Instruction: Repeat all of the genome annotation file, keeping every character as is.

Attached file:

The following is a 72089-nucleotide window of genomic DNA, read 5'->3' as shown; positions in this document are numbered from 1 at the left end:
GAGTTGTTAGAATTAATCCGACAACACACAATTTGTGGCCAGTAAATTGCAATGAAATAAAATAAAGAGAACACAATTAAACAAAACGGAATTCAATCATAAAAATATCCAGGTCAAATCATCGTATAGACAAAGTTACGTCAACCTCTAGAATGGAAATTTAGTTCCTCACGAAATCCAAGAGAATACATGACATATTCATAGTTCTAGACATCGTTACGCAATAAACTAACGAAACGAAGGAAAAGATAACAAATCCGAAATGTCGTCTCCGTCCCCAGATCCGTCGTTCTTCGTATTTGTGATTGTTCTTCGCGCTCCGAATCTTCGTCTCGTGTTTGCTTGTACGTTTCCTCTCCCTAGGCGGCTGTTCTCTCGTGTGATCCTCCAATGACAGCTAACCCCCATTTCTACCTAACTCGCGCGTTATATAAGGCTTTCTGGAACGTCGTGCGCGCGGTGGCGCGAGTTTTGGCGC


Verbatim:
The following is a 72089-nucleotide window of genomic DNA, read 5'->3' as shown; positions in this document are numbered from 1 at the left end:
GAGTTGTTAGAATTAATCCGACAACACACAATTTGTGGCCAGTAAATTGCAATGAAATAAAATAAAGAGAACACAATTAAACAAAACGGAATTCAATCATAAAAATATCCAGGTCAAATCATCGTATAGACAAAGTTACGTCAACCTCTAGAATGGAAATTTAGTTCCTCACGAAATCCAAGAGAATACATGACATATTCATAGTTCTAGACATCGTTACGCAATAAACTAACGAAACGAAGGAAAAGATAACAAATCCGAAATGTCGTCTCCGTCCCCAGATCCGTCGTTCTTCGTATTTGTGATTGTTCTTCGCGCTCCGAATCTTCGTCTCGTGTTTGCTTGTACGTTTCCTCTCCCTAGGCGGCTGTTCTCTCGTGTGATCCTCCAATGACAGCTAACCCCCATTTCTACCTAACTCGCGCGTTATATAAGGCTTTCTGGAACGTCGTGCGCGCGGTGGCGCGAGTTTTGGCGC